Joseph M. Beilein is an associate professor of history at Penn State Erie—The Behrend College, where he teaches classes on early American history, the Civil War, and military history. He is the author of Bushwhackers: Guerrilla Warfare, Manhood, and the Household in Civil War Missouri (2016), and co-editor of The Civil War Guerrilla: Unfolding the Black Flag in History, Memory, and Myth (2015). His current research projects include a biography of William Clarke Quantrill and a study of the relationship between manhood and alcohol in the Civil War. He was a Filson Fellow in 2009.
Andrew Fialka is a former Filson Fellow and currently an assistant professor at Middle Tennessee State University, where he teaches courses on American history and the Civil War. He also works at the University of Georgia's Center for Virtual History (eHistory.org) on digital humanities projects. His work on guerrilla war and spatial history has been published in The Register of the Kentucky Historical Society, The Guerrilla Hunters: Irregular Conflicts During the Civil War (2017), and The Civil War Guerrilla: Unfolding the Black Flag in History, Memory, and Myth (2015).
Lorien Foote is the Patricia and Bookman Peters Professor in History at Texas A&M University and the director of graduate studies for the history department. She teaches graduate seminars on war and society and undergraduate courses on nineteenth-century America. She is the author of four books, including The Yankee Plague: Escaped Union Prisoners and the Collapse of the Confederacy (2016). She is currently writing a book about retaliation during the Civil War and editing the Oxford Handbook of the Civil War.
Matthew Christopher Hulbert is a former Filson Fellow who received his Ph.D. in history from the University of Georgia. A historian of violence and memory, he has been a H. F. Guggenheim Fellow and was awarded the C. Vann Woodward Dissertation Prize from the Southern Historical Association in 2016. He is the author of the prize-winning The Ghosts of Guerrilla Memory: How Civil War Bushwhackers Became Gunslingers in the American West (2016). He is currently writing an intellectual biography of Major John Newman Edwards for Bison Books.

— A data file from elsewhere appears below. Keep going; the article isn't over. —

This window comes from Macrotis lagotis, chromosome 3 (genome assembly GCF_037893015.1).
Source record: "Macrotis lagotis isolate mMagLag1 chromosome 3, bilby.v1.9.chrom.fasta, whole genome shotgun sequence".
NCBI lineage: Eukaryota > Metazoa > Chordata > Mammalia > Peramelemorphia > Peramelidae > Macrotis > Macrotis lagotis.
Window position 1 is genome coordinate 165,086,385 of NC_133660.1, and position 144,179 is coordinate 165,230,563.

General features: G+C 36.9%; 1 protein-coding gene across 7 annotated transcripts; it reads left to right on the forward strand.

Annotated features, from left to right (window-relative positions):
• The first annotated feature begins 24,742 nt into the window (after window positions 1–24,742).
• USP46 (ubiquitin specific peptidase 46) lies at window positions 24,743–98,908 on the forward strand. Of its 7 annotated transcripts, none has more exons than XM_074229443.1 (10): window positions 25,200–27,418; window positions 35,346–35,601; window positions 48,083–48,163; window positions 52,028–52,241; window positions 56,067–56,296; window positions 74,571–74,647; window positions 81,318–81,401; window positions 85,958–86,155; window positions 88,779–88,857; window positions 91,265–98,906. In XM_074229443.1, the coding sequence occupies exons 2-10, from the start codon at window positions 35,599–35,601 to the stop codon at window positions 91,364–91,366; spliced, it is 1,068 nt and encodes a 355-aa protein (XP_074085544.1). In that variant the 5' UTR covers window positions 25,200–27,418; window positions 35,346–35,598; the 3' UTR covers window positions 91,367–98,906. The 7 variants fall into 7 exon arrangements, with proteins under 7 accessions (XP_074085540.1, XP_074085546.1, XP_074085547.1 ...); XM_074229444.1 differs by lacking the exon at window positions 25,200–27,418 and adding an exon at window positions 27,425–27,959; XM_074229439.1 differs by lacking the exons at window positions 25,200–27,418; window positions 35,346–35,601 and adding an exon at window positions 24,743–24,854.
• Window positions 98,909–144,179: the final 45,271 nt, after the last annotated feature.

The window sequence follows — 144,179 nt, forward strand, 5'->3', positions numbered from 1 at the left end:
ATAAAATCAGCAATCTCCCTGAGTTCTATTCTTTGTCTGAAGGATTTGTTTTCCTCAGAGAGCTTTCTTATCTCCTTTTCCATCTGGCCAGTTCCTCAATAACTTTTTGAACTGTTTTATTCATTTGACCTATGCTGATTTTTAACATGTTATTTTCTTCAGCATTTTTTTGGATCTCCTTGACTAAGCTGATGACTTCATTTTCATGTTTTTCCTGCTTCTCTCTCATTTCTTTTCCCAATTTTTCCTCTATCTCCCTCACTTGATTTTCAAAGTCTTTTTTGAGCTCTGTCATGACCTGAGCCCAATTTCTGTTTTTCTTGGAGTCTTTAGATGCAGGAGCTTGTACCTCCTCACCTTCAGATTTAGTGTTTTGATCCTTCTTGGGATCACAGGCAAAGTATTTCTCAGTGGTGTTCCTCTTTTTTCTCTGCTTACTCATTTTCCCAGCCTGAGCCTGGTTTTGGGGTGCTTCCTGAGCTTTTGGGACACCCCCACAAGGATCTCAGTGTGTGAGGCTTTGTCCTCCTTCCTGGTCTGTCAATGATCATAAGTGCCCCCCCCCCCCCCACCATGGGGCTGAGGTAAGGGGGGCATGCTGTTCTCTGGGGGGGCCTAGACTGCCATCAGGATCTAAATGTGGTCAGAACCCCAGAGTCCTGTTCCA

Barton A. Myers is associate professor of Civil War history at Washington and Lee University and author of the awarding-winning Executing Daniel Bright: Race, Loyalty, and Guerrilla Violence in a Coastal Carolina Community, 1861-1865 (2009). He is also author of Rebels Against the Confederacy: North Carolina's Unionists (2014), and co-editor of The Guerrilla Hunters: Irregular Conflicts during the Civil War (2017). He received his Ph.D. from the University of Georgia and is currently writing a book on partisan warfare in the Civil War South. In the summer of 2016, he was the C. Ballard Breaux Fellow at the Filson. [End Page 2]